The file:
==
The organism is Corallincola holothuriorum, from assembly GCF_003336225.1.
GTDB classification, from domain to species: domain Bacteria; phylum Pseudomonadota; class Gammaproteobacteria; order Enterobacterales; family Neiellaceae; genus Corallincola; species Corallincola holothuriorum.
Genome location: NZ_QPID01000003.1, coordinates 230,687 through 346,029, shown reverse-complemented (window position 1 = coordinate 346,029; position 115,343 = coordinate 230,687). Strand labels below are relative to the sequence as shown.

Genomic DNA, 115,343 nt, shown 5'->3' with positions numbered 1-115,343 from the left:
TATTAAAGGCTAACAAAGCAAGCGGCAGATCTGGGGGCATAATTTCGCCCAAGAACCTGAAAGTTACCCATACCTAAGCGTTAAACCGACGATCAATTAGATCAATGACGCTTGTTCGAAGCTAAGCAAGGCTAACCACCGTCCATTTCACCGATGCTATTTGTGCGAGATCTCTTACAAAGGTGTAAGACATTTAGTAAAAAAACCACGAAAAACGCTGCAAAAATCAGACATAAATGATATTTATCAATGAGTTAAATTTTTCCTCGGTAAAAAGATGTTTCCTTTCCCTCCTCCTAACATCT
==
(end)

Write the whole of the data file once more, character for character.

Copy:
The organism is Corallincola holothuriorum, from assembly GCF_003336225.1.
GTDB classification, from domain to species: domain Bacteria; phylum Pseudomonadota; class Gammaproteobacteria; order Enterobacterales; family Neiellaceae; genus Corallincola; species Corallincola holothuriorum.
Genome location: NZ_QPID01000003.1, coordinates 230,687 through 346,029, shown reverse-complemented (window position 1 = coordinate 346,029; position 115,343 = coordinate 230,687). Strand labels below are relative to the sequence as shown.

Genomic DNA, 115,343 nt, shown 5'->3' with positions numbered 1-115,343 from the left:
TATTAAAGGCTAACAAAGCAAGCGGCAGATCTGGGGGCATAATTTCGCCCAAGAACCTGAAAGTTACCCATACCTAAGCGTTAAACCGACGATCAATTAGATCAATGACGCTTGTTCGAAGCTAAGCAAGGCTAACCACCGTCCATTTCACCGATGCTATTTGTGCGAGATCTCTTACAAAGGTGTAAGACATTTAGTAAAAAAACCACGAAAAACGCTGCAAAAATCAGACATAAATGATATTTATCAATGAGTTAAATTTTTCCTCGGTAAAAAGATGTTTCCTTTCCCTCCTCCTAACATCT